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Last Updated: Thursday, 25 December, 2003, 12:21 GMT
Pope speech condemns terrorism
Pope John Paul II giving the Christmas message in Rome
Thousands braved the cold to watch the Pope read his Christmas message
Pope John Paul II has condemned the "scourge of terrorism" in his Christmas message to crowds of worshippers in St Peter's Square in Rome.

"Save us from the great evils which rend humanity in these first years of the third millennium," he said.

"Save us from the wars and armed conflicts which lay waste to whole areas of the world."

The pontiff's speech took place amid extra security measures after warnings of possible terror attacks.

Calls for peace

The Pope, at times faltering in his address, called for an end to "the many forms of violence which assail the weak and the vulnerable".

He also exhorted all sides in the Middle East conflict to continue pressing for a solution to the violence.

"Save us from the discouragement as we face the paths to peace, difficult paths indeed, yet possible and therefore necessary," he said.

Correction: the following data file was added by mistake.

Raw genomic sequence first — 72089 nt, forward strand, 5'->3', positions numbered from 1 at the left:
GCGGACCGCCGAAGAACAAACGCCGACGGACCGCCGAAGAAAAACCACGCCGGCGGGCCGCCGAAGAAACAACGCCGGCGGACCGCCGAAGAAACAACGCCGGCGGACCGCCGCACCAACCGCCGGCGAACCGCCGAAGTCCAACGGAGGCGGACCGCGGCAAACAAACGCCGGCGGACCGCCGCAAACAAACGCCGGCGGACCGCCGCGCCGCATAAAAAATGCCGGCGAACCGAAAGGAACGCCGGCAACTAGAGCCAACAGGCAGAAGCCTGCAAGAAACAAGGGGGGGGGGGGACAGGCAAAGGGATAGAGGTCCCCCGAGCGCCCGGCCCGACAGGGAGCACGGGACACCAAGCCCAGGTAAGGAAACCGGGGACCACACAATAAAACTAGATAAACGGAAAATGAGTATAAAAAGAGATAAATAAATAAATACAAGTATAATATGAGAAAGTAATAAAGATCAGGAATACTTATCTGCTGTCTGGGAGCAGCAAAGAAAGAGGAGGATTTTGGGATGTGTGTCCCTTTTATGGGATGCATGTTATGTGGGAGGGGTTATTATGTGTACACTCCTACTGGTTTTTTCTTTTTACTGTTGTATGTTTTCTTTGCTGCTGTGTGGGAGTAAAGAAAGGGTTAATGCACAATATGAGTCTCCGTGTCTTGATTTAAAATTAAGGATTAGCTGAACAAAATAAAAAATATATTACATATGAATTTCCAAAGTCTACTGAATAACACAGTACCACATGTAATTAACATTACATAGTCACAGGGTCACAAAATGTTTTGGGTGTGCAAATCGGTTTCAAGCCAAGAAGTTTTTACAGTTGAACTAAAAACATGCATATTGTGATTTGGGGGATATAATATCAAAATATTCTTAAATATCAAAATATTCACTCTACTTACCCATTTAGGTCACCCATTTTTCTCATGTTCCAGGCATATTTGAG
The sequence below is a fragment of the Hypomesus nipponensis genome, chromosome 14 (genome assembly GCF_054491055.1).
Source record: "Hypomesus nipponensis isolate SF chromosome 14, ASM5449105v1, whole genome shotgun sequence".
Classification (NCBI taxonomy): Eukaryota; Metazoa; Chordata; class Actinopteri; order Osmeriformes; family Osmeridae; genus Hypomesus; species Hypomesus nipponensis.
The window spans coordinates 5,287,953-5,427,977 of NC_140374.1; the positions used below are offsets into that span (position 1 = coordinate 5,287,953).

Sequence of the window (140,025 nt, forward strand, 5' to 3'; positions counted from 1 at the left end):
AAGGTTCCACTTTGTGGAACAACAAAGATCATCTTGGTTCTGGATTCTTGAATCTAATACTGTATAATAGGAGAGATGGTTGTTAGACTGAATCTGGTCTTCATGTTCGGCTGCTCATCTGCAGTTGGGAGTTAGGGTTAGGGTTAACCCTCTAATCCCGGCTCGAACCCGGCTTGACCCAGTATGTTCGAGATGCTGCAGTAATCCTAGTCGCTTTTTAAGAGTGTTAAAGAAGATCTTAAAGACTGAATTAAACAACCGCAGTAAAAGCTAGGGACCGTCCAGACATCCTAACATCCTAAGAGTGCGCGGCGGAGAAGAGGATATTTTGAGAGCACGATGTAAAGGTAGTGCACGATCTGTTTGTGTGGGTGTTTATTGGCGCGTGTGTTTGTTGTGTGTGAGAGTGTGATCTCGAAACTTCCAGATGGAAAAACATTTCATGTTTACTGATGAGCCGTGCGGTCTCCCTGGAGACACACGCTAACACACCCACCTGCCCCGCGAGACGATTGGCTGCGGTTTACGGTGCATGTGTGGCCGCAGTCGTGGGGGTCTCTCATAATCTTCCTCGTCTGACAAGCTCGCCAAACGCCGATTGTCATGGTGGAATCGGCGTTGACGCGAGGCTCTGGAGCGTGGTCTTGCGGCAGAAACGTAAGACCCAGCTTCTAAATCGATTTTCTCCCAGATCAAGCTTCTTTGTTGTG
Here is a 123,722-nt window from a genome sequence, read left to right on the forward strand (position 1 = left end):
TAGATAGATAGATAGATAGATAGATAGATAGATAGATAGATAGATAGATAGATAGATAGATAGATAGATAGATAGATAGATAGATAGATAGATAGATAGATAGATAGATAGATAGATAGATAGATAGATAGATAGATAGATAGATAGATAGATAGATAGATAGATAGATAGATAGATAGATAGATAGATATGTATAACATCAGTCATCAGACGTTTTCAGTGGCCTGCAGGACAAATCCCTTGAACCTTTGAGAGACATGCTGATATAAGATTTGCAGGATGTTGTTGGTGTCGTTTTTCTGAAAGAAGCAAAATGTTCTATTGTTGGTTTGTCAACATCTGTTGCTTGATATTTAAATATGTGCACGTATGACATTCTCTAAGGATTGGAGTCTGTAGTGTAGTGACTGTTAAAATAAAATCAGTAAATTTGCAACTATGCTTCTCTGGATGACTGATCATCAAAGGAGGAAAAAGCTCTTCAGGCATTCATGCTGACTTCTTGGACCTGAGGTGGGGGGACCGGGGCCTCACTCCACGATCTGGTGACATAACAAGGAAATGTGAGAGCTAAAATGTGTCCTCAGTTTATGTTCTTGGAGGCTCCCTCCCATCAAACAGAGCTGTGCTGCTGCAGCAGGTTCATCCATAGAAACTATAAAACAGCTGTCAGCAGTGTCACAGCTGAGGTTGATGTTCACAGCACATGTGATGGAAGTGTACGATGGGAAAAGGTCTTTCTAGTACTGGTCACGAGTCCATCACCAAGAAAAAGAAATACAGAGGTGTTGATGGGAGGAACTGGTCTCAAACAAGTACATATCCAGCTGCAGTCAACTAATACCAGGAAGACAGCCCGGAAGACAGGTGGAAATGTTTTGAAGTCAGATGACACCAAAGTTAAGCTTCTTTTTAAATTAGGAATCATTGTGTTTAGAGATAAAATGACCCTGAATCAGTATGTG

"Paths which are always and everywhere urgent, especially in the land where you were born, the prince of peace."

Thousands of worshippers, many of them children, braved Rome's bitterly cold weather to watch the Pope read his message in more than 60 languages, including Chinese, Arabic and Aramaic, the language of Jesus Christ.

The Pope's words were transmitted by satellite television and radio to more than 70 countries, more than at any previous Christmas.

Appearances cut

Earlier, after lighting a candle of peace in the window of his apartment overlooking St Peter's Square, the frail 83-year-old Pope braved freezing night temperatures to preside over the midnight mass.

The Pope's public appearances have been cut back slightly this Christmas and New Year - he suffers from Parkinson's Disease and severe arthritis.

This limits his ability to read his speeches and makes it difficult for him to stand or walk.

But despite such health problems the Pope is reportedly considering invitations to visit four countries next year: Mexico, Switzerland, Austria and France.

The BBC's Jonathan Charles
"The Pope... sounded and looked frail"


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